It’s the day of reckoning in Augusta.

We’ve been giving you updates on the state budget process day after day and ticking off a number of deadlines by which lawmakers must act or cause a government shutdown. Today marks perhaps the hardest deadline yet.

The six-member conference committee formed by legislative leaders two weeks ago has to reach a deal and vote it out today — or perhaps early Thursday — in order to give legislative staff time to draft a revised budget bill that the House and Senate can vote by the end of the week and sent to Gov. Paul LePage. To take effect on Saturday, it must pass both chambers with two-thirds majorities.

The real deadline looms at midnight Saturday, when the current fiscal year ends and the next one begins with or without state government in operation. To avoid a shutdown, everything needs to fall into place perfectly and efficiently, though there is little indication that opposing factions in the Legislature are poised to reach the needed compromise.

Even if they do, we’re within the 10-days window that LePage is given in the Maine Constitution to act on it — which means there could be a shutdown whatever the Legislature does. The governor predicted a shutdown Tuesday in a radio interview.

This is very, very late in June for there to be no budget deal, though there have been a couple of 11th-hour saves in the past. According to information provided by House Speaker Sara Gideon, D-Freeport, budget negotiations have dragged into late June several times since 1967, when state government shut down for one day until the budget was in place on July 1.

In 1991, the fight was over reforms to the state workers compensation insurance system. State government was out for 16 days until a deal was struck on July 17. Democrats tried to force through a one-year budget but then-Gov. John McKernan, a Republican, vetoed it on July 1.

The next two budgets after that were also doozies. They were enacted on June 30 and June 29 in 1993 and 1995, respectively. Since then, the latest negotiations have gone was June 17 two years ago. LePage vetoed that budget but the Legislature had time to return to Augusta and override the veto.

As has been reported by the Bangor Daily News and others, a state shutdown wreaks havoc across Maine in many ways. In 1991, there were at times thousands of protesters in and around the State House as lawmakers negotiated. There was a camp or protesters across the street in Capitol Park and the rhetoric was furious, including chants of “we want [McKernan’s] head.”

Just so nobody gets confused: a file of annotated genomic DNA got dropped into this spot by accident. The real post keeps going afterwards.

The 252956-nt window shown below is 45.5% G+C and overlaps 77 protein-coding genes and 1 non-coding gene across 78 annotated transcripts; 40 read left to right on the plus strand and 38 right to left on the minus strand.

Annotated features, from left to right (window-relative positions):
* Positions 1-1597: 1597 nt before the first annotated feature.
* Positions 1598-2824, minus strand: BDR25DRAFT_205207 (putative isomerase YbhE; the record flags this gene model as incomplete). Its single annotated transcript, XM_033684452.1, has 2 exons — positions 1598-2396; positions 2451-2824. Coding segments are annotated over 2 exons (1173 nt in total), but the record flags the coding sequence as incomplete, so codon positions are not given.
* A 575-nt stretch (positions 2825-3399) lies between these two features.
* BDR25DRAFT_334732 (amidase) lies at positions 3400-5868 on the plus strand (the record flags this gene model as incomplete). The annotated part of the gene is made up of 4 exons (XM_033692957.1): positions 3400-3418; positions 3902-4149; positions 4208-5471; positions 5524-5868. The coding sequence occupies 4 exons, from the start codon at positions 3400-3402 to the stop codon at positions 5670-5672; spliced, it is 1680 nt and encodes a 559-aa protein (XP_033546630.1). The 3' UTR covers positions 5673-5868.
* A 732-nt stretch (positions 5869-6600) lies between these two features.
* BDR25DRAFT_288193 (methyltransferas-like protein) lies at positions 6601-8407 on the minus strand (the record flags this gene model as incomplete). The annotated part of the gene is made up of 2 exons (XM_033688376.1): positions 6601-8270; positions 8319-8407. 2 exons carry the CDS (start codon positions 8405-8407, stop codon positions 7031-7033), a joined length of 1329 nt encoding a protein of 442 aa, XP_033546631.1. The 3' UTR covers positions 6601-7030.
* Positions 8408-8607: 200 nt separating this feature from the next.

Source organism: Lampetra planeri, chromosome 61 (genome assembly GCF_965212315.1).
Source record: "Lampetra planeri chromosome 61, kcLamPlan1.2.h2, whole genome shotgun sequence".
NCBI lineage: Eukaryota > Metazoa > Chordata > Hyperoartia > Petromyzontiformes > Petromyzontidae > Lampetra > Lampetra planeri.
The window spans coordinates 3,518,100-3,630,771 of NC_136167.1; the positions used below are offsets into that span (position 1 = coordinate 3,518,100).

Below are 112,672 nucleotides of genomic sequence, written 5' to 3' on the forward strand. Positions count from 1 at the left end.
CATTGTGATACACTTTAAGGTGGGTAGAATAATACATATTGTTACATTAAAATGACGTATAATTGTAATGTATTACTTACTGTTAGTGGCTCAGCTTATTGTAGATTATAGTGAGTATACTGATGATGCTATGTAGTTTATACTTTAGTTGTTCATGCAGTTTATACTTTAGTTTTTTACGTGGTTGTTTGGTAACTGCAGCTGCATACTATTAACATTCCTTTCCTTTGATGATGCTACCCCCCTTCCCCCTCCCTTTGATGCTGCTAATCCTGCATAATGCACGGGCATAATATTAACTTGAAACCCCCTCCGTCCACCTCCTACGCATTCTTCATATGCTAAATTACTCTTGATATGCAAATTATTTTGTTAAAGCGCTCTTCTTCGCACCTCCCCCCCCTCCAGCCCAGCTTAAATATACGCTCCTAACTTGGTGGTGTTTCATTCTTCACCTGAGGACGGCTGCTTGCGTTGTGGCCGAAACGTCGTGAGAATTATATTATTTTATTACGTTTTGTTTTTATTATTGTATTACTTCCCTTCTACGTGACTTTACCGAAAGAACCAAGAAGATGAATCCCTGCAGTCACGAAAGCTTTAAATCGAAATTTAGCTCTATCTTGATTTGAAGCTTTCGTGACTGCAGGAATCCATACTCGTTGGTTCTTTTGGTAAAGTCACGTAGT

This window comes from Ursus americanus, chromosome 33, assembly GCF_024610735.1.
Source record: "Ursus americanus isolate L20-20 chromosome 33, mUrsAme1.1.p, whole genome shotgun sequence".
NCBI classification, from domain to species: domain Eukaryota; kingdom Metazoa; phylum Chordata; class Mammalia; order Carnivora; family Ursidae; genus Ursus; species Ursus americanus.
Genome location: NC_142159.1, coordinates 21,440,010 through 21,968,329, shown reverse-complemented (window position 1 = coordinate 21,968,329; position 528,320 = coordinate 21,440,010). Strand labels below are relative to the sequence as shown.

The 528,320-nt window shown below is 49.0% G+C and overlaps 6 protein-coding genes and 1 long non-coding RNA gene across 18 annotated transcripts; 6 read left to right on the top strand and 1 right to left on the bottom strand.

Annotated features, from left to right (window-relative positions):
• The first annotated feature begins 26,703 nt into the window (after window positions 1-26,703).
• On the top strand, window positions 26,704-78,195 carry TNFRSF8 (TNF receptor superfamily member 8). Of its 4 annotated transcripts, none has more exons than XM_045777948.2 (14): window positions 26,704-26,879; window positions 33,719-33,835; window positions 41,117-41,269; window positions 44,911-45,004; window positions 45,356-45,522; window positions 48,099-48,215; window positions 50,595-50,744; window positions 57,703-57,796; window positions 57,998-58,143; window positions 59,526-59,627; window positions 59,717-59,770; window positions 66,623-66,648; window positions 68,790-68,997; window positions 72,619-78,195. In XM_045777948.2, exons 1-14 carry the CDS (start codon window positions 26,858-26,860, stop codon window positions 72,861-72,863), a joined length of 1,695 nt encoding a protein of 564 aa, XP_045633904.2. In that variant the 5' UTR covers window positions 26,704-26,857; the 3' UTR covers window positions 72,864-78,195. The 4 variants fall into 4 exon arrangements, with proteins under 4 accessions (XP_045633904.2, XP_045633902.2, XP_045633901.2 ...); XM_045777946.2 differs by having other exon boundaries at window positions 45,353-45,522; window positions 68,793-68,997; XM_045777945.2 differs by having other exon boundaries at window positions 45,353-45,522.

“At first it may have been a little bit of adrenaline rush, or kind of fun thing to do, but that didn’t last very long. They got very serious and very angry,” John Hale, a former BDN State House reporter who covered the 1991 shutdown, told Kassadi Moore, a BDN intern, by phone Monday. “By the end of it, they were kind of a menace to the safety of the Legislature, and they were yelling, and some of them had air horns … They were blowing them just as the legislators went by, and at least one legislator claimed he lost part of his hearing because of that. Others ones would spit on the legislators. It was not a pretty scene at all.”

This year’s State House protests have been modest until Tuesday, when the hallway between the House and Senate was clogged with sign-waving Mainers. Despite being told by building security officers not to chant, they often did. If there’s anything good about it, it’s that so far they are not demanding anyone’s head.

“Respect our votes” is the mantra, though many of the protesters said they were urged to attend Tuesday’s rally by the Maine People’s Alliance, which is one of the groups that championed the 3 percent surcharge for education that is at the center of this year’s disagreement.

All the ingredients are present for a repeat of 1991. Canopies have already been set up at Capitol Park. There is no obvious path toward success for negotiations. Democrats, Republicans and the governor have all drawn hard lines in the granite. July 2017 is looking like another doozy.

This item was originally published in Daily Brief, a free political newsletter distributed Monday through Friday by the Bangor Daily News to inform dialogue about Maine politics and government. To read more of today’s Daily Brief, click here. To have the Daily Brief delivered daily to your inbox, click here.

Christopher Cousins

Christopher Cousins has worked as a journalist in Maine for more than 15 years and covered state government for numerous media organizations before joining the Bangor Daily News in 2009.